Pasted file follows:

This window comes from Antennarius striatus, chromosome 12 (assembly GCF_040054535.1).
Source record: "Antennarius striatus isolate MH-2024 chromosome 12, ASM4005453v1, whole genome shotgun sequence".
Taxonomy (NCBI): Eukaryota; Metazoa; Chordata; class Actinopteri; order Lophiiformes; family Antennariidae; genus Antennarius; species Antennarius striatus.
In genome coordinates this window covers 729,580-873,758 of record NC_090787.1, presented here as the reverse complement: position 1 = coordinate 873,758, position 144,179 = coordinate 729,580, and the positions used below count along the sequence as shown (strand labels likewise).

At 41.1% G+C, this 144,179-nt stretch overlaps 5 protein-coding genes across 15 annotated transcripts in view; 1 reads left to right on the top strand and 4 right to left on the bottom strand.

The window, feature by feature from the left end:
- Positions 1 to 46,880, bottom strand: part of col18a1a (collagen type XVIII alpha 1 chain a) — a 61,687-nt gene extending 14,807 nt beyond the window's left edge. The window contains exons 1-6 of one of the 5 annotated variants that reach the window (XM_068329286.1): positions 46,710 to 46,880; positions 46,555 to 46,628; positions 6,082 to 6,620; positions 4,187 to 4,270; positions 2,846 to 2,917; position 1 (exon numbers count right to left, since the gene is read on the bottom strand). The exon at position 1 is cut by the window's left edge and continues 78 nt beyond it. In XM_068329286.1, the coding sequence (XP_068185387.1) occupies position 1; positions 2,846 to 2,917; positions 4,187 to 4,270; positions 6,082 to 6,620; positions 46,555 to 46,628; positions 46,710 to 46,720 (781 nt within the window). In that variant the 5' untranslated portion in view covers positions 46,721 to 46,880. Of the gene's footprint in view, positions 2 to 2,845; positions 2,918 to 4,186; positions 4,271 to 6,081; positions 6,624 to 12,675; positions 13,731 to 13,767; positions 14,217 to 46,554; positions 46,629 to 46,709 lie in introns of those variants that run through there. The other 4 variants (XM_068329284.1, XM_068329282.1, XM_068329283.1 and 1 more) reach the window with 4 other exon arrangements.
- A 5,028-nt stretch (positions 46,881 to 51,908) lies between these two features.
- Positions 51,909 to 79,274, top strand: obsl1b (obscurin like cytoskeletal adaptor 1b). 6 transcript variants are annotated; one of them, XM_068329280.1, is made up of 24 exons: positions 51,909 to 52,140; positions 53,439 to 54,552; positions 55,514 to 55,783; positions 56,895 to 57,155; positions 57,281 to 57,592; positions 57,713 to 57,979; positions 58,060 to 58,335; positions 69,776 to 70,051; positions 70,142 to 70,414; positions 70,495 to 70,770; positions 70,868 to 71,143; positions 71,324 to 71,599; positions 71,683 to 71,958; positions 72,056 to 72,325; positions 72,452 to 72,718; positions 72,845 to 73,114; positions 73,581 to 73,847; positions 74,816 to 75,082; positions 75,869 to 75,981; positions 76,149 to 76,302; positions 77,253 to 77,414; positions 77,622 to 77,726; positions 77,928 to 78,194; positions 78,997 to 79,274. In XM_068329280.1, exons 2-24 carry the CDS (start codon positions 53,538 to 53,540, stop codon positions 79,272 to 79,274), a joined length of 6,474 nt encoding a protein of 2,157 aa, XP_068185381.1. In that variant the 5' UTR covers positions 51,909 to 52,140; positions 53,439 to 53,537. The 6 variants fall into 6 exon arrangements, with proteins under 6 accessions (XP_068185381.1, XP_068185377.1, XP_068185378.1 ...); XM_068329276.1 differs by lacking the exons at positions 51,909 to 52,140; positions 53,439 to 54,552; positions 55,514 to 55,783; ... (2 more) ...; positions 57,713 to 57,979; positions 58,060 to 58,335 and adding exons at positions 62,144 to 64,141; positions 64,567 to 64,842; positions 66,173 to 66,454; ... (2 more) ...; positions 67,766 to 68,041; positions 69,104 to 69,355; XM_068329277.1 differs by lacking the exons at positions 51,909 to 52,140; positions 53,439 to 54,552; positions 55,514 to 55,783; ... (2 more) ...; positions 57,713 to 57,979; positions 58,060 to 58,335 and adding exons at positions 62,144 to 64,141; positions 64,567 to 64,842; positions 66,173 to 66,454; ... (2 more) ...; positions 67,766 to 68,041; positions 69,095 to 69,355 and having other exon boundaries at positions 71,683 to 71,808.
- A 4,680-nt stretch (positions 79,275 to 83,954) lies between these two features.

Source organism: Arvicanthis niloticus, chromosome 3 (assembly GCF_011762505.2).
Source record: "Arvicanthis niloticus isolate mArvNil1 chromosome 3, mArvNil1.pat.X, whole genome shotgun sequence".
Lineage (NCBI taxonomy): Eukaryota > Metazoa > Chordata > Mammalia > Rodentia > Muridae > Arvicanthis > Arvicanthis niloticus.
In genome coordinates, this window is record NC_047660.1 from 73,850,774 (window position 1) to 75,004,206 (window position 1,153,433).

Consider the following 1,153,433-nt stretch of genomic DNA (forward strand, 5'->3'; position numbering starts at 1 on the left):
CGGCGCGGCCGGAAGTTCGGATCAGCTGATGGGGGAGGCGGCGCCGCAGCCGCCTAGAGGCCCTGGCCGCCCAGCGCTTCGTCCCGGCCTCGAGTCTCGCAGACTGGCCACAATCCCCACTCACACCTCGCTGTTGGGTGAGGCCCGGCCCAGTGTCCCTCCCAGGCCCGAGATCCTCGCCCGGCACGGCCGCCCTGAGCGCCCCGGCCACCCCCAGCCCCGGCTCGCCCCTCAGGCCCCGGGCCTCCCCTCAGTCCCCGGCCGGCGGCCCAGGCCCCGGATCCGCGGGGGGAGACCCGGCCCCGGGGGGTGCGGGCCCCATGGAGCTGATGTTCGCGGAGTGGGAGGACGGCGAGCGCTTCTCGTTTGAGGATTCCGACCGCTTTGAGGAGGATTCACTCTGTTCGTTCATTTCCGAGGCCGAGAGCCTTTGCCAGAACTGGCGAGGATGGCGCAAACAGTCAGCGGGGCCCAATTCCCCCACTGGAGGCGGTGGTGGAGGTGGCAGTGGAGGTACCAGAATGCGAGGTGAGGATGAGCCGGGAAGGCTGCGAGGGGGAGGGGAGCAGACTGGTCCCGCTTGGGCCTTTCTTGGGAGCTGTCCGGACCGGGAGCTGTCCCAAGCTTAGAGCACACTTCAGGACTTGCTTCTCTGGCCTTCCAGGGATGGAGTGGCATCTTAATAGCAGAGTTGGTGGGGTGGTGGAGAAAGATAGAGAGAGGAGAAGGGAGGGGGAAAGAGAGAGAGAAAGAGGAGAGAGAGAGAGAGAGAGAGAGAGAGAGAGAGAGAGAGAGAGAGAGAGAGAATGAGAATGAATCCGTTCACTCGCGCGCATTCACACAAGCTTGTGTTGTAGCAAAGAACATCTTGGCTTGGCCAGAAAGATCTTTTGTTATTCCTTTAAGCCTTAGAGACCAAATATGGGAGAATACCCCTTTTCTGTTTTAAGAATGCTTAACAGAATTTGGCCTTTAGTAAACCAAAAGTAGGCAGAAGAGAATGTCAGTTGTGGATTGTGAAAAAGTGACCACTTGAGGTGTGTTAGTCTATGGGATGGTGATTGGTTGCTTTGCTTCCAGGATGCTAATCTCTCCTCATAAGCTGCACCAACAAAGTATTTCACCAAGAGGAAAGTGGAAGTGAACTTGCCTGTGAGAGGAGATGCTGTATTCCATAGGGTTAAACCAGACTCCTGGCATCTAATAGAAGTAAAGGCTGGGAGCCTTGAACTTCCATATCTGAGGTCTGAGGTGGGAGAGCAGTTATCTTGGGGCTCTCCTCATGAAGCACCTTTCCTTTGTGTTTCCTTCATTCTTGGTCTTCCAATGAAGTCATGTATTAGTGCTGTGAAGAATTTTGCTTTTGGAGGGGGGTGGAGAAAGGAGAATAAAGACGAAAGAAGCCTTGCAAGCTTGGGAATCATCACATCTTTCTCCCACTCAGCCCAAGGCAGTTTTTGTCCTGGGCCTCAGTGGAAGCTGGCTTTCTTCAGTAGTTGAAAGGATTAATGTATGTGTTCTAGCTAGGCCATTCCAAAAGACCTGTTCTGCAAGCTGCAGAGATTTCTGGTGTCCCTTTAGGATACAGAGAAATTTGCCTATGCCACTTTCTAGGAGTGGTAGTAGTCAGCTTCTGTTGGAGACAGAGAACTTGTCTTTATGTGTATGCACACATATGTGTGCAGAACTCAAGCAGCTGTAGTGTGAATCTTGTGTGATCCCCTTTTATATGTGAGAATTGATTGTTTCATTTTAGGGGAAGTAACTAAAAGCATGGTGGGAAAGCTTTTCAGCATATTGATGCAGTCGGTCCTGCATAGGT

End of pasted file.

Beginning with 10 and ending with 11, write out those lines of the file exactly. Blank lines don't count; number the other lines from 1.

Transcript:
- A 4,680-nt stretch (positions 79,275 to 83,954) lies between these two features.

Source organism: Arvicanthis niloticus, chromosome 3 (assembly GCF_011762505.2).